"This is real football with real people and real problems and I am enthused by it," he said. "I have always taken my strength from a river and I always will. I grew up on the banks of the Tyne, I had some of my best years in football on the banks of the Humber and now here I am on the banks of the Thames."

Suggested Topics
Have you tried new the Independent Digital Edition apps?
Caption competition
Caption competition
  • Get to the point
Latest stories from i100
Have you tried new the Independent Digital Edition apps?

Bleacher Report

Daily Quiz
Independent Dating

By clicking 'Search' you
are agreeing to our
Terms of Use.

Day In a Page

NHS struggling to monitor the safety and efficacy of its services outsourced to private providers

Who's monitoring the outsourced NHS services?

A report finds that private firms are not being properly assessed for their quality of care
Zac Goldsmith: 'I'll trigger a by-election over Heathrow'

Zac Goldsmith: 'I'll trigger a by-election over Heathrow'

The Tory MP said he did not want to stand again unless his party's manifesto ruled out a third runway. But he's doing so. Watch this space
How do Greek voters feel about Syriza's backtracking on its anti-austerity pledge?

How do Greeks feel about Syriza?

Five voters from different backgrounds tell us what they expect from Syriza's charismatic leader Alexis Tsipras
From Iraq to Libya and Syria: The wars that come back to haunt us

The wars that come back to haunt us

David Cameron should not escape blame for his role in conflicts that are still raging, argues Patrick Cockburn
Sam Baker and Lauren Laverne: Too busy to surf? Head to The Pool

Too busy to surf? Head to The Pool

A new website is trying to declutter the internet to help busy women. Holly Williams meets the founders
Heston Blumenthal to cook up a spice odyssey for British astronaut manning the International Space Station

UK's Major Tum to blast off on a spice odyssey

Nothing but the best for British astronaut as chef Heston Blumenthal cooks up his rations
John Harrison's 'longitude' clock sets new record - 300 years on

‘Longitude’ clock sets new record - 300 years on

Greenwich horologists celebrate as it keeps to within a second of real time over a 100-day test
Fears in the US of being outgunned in the vital propaganda wars by Russia, China - and even Isis - have prompted a rethink on overseas broadcasters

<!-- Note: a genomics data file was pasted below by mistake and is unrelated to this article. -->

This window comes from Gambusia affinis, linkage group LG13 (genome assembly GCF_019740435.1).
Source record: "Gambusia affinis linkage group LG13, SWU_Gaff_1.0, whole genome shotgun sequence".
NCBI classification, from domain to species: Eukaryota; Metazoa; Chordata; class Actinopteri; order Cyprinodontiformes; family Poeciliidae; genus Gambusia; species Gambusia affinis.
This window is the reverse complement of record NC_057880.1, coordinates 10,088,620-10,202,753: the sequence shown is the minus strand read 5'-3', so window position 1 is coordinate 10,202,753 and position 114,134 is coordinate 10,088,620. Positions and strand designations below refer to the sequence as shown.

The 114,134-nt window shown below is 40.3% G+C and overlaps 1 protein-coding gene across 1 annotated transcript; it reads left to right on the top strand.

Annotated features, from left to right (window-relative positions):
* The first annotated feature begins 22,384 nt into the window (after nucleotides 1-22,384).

Let the propaganda wars begin - again

'Accurate, objective, comprehensive': that was Voice of America's creed, but now its masters want it to promote US policy, reports Rupert Cornwell
Why Japan's incredible long-distance runners will never win the London Marathon

Japan's incredible long-distance runners

Every year, Japanese long-distance runners post some of the world's fastest times – yet, come next weekend, not a single elite competitor from the country will be at the London Marathon
Why does Tom Drury remain the greatest writer you've never heard of?

Tom Drury: The quiet American

His debut was considered one of the finest novels of the past 50 years, and he is every bit the equal of his contemporaries, Jonathan Franzen, Dave Eggers and David Foster Wallace
You should judge a person by how they peel a potato

You should judge a person by how they peel a potato

Dave Hax's domestic tips are reminiscent of George Orwell's tea routine. The world might need revolution, but we like to sweat the small stuff, says DJ Taylor
Beige is back: The drab car colours of the 1970s are proving popular again

Beige to the future

Flares and flounce are back on catwalks but a revival in ’70s car paintjobs was a stack-heeled step too far – until now
Bill Granger recipes: Our chef's dishes highlight the delicate essence of fresh cheeses

Bill Granger cooks with fresh cheeses

More delicate on the palate, milder, fresh cheeses can also be kinder to the waistline
Aston Villa vs Liverpool: 'This FA Cup run has been wonderful,' says veteran Shay Given

Shay Given: 'This FA Cup run has been wonderful'

The Villa keeper has been overlooked for a long time and has unhappy memories of the national stadium – but he is savouring his chance to play at Wembley
Timeless drama of Championship race in league of its own - Michael Calvin

Michael Calvin's Last Word

Timeless drama of Championship race in league of its own